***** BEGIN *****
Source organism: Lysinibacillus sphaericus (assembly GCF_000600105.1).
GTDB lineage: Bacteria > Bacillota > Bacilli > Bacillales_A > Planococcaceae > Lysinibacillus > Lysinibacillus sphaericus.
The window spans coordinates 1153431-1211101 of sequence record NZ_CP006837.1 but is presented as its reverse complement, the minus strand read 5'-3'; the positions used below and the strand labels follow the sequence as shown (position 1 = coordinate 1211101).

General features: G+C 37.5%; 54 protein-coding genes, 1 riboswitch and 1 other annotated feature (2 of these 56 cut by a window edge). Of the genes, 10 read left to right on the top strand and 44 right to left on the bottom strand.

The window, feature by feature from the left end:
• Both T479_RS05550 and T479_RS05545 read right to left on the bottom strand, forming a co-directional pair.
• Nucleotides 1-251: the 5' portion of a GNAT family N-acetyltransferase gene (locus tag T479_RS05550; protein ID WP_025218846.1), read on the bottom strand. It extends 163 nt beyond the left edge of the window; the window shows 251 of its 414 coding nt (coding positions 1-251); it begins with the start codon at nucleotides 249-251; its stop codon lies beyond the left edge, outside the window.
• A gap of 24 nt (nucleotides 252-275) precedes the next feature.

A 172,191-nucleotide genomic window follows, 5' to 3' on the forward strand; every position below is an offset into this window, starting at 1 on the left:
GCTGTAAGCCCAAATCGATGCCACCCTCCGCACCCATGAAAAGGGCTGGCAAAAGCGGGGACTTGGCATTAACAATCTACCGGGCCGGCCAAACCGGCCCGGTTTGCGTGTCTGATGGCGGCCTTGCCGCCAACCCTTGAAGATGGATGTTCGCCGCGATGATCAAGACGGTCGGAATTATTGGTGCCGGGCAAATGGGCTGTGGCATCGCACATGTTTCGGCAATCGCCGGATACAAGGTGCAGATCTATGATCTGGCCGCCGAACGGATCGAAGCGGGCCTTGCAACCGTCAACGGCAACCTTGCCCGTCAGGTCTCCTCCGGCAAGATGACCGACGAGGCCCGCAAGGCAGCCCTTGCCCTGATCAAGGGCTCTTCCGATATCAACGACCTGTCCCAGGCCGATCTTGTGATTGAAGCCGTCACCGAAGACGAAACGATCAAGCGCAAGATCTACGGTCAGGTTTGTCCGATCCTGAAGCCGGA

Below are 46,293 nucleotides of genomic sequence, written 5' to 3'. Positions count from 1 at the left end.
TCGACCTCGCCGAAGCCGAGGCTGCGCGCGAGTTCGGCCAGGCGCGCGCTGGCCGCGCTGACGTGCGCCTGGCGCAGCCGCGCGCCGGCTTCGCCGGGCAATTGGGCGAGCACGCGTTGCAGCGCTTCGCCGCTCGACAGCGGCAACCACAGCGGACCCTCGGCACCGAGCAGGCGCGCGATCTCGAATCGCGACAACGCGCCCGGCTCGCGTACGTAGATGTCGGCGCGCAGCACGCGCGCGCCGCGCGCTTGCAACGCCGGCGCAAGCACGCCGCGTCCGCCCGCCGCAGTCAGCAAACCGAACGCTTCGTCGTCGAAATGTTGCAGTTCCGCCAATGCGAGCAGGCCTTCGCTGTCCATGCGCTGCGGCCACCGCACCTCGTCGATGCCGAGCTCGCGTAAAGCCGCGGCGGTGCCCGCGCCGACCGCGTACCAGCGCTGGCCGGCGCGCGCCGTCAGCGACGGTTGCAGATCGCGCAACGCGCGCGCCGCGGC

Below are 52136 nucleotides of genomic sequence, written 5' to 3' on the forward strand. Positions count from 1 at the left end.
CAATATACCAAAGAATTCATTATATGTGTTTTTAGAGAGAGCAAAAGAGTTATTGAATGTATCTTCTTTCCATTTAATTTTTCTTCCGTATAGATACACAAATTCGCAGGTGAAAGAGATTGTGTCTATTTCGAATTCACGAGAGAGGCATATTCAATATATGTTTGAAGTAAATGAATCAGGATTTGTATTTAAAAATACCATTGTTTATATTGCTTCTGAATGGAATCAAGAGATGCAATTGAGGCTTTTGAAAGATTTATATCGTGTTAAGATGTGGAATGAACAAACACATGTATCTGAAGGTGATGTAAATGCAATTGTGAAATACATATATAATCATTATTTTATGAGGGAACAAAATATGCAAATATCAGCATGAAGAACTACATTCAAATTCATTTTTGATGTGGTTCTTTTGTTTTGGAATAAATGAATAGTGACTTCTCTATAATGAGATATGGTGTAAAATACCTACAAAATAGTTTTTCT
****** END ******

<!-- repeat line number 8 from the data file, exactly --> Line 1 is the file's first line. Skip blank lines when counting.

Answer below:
• A gap of 24 nt (nucleotides 252-275) precedes the next feature.